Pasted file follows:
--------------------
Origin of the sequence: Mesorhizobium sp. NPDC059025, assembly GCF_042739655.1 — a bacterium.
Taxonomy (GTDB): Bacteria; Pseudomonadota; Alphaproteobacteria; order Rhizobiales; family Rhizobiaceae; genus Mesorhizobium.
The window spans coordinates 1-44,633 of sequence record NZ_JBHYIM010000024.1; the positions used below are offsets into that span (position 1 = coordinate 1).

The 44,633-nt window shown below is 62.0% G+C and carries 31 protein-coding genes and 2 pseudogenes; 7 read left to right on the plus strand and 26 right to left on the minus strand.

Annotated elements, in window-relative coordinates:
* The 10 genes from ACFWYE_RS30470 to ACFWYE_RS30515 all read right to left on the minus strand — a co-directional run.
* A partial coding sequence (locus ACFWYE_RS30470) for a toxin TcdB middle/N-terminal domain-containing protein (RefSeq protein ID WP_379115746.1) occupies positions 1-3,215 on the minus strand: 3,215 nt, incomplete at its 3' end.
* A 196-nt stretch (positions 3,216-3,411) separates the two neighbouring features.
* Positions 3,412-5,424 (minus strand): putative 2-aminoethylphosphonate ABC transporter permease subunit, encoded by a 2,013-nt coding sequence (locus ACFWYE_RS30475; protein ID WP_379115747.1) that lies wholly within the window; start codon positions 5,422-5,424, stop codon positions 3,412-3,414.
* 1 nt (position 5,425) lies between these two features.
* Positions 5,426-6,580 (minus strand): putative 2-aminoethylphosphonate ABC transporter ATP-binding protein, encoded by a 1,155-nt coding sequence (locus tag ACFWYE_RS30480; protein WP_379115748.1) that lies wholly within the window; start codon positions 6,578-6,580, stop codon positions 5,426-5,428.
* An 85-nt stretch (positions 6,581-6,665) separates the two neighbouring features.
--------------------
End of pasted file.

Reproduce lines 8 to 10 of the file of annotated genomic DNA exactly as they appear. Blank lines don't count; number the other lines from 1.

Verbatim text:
* A 196-nt stretch (positions 3,216-3,411) separates the two neighbouring features.
* Positions 3,412-5,424 (minus strand): putative 2-aminoethylphosphonate ABC transporter permease subunit, encoded by a 2,013-nt coding sequence (locus ACFWYE_RS30475; protein ID WP_379115747.1) that lies wholly within the window; start codon positions 5,422-5,424, stop codon positions 3,412-3,414.
* 1 nt (position 5,425) lies between these two features.